Files on Unix systems all live in a single tree. Hard drives, networked filesystems and imaginary files invented by the kernel are all mounted onto the same tree.
There are two types of file path: absolute paths (which start with a slash) and relative paths (which don't). And there's one type of separator in paths, the forward slash.
Microsoft Windows is... different.
Dealing with the last issue first, the busybox-w32 README says:
On the other hand, the Unix shell uses the backslash as an escape character, which makes using them in paths inconvenient. You either need to use double backslashes or put your path in single quotes so the backslash isn't treated as special. Using forward slashes is much simpler.
With this knowledge we can define an absolute path in Windows: it's one that starts with a root specifier (drive or share) followed by a slash. Thus the following are absolute paths:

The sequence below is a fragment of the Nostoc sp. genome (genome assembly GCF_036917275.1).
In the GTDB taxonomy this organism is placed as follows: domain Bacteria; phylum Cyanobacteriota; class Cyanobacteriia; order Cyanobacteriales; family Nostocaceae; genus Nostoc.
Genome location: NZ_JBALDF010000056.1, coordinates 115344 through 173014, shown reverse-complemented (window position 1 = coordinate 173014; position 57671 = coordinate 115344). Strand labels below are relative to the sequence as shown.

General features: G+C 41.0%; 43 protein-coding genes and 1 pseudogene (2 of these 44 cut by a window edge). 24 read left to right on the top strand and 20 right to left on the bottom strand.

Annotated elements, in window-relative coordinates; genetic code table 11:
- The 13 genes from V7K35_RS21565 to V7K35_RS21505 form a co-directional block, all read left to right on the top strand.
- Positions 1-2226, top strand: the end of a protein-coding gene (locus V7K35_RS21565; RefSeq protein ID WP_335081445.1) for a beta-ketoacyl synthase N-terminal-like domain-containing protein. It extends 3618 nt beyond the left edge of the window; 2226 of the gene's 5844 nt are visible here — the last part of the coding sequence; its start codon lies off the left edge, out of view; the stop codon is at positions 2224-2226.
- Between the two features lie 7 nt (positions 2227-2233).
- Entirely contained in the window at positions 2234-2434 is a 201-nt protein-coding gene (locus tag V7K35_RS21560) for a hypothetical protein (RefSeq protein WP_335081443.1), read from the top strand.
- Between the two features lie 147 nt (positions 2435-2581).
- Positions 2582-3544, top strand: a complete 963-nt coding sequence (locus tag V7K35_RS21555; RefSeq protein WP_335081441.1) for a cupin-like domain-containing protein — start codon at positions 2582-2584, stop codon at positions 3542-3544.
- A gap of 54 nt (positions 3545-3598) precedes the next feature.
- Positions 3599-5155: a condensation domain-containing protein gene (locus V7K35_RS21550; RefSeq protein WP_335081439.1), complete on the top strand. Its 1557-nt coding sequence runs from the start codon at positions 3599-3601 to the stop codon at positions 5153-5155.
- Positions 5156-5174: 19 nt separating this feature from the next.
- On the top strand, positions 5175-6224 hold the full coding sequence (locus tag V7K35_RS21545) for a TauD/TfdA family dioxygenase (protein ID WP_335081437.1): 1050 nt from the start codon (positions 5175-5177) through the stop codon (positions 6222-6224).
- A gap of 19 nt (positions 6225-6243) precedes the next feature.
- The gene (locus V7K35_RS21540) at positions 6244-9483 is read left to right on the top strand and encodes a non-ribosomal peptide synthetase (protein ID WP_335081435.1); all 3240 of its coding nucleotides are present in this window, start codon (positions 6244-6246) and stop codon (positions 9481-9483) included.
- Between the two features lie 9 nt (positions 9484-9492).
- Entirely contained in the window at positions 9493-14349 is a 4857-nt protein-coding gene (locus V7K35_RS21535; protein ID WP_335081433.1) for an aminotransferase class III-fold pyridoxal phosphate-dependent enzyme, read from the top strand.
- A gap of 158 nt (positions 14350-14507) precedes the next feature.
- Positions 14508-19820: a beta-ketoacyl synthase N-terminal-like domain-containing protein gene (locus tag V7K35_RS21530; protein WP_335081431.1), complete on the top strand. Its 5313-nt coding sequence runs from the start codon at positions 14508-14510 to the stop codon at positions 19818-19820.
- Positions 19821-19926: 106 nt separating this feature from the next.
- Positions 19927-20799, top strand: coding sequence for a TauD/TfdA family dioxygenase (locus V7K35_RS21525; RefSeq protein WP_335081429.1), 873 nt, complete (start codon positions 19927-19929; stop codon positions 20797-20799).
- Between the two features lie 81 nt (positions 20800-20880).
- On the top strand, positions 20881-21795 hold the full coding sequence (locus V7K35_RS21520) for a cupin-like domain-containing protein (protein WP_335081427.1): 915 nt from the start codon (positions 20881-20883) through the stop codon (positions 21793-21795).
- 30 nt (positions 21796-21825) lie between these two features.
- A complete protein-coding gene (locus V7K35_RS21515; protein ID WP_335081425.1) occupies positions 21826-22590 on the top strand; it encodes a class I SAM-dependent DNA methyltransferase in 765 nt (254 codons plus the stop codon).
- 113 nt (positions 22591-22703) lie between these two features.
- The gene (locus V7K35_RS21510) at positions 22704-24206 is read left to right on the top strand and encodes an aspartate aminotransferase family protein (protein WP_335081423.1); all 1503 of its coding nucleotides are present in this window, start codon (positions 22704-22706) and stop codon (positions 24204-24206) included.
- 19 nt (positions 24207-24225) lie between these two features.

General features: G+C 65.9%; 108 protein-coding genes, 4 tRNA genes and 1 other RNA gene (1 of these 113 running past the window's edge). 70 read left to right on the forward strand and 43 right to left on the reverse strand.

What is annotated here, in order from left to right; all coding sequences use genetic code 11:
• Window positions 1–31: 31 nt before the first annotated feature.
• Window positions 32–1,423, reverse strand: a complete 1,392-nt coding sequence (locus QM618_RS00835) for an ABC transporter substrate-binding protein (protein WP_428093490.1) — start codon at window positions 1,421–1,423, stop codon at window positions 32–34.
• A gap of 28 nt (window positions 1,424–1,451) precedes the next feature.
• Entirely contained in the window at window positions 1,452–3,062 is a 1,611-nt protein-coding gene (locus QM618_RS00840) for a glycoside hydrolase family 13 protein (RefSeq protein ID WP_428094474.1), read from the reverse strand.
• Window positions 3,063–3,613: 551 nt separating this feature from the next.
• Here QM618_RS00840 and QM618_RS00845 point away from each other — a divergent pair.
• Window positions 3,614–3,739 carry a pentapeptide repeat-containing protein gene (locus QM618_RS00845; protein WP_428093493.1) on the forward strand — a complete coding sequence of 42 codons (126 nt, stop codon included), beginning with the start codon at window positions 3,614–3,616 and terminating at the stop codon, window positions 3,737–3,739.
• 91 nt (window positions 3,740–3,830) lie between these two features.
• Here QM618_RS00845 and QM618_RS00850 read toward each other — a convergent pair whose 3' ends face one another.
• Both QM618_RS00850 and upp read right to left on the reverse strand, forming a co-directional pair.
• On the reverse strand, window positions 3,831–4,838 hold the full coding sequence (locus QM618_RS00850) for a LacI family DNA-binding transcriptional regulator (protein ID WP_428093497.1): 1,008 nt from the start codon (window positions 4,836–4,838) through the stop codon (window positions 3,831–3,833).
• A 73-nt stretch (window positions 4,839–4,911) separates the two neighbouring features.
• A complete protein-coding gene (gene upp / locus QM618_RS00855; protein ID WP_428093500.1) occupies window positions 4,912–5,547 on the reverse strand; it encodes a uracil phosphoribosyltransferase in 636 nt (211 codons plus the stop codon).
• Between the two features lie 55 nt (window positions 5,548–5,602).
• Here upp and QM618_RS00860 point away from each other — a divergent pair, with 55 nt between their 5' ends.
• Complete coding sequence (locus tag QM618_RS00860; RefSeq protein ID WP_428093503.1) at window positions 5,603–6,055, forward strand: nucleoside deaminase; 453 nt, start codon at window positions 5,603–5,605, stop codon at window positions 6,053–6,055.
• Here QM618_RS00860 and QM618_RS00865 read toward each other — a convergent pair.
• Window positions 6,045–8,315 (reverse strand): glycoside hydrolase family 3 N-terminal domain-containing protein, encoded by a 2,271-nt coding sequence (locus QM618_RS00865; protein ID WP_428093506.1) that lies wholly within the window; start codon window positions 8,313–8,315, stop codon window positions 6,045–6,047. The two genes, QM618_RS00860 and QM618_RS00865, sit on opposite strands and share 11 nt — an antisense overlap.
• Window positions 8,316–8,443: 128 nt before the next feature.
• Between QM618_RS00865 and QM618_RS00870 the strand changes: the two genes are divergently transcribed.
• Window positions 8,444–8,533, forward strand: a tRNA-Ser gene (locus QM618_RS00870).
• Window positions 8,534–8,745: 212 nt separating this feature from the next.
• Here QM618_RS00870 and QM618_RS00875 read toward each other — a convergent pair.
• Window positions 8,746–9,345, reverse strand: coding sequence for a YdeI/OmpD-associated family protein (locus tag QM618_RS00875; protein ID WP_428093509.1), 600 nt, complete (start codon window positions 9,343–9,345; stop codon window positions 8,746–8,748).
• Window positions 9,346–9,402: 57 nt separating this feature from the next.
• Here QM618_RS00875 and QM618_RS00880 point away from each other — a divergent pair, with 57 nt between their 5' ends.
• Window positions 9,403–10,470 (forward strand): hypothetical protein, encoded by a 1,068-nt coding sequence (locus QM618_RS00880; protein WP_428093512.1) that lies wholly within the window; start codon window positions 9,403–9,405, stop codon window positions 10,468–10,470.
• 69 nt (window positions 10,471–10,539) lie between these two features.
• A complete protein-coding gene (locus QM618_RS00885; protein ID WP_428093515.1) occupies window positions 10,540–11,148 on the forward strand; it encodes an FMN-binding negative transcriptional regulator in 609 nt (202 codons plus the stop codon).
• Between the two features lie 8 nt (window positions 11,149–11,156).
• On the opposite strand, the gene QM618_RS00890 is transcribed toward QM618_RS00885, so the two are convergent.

C:/Users/rmy C:/Windows/System32 //NAS/Media/thing.mp4An absolute path is an unambiguous reference to a file on a drive or a networked filesystem.
Before looking at relative paths in Windows there's one other concept we need to consider: the current working directory.
The shell builtin
cd allows you to change the current working
pwd prints it.
cmd.exe) also has the notion of a current directory but with a couple of significant differences:
cdto a UNC path you'll get an error. A share can be accessed if it's mapped to a drive letter.
pwdbuiltin takes an optional
-aargument to print the current directory of all drives. Without
-ait only prints the current directory for the current drive.
path/to/file). It's relative to the current directory of the current root.
C:path/to/file). This is relative to the current directory of the specified drive.
/path/to/file). This is relative to the current root. On Unix it would be an absolute path.
To avoid ambiguity busybox-w32 applies special treatment to paths of this form in certain cases:
/etc/profile) are treated as relative to the system drive, the one specified in the
SYSTEMDRIVEenvironment variable. This can be overridden by setting the
/bin/sh) and runs the corresponding applet, if it exists.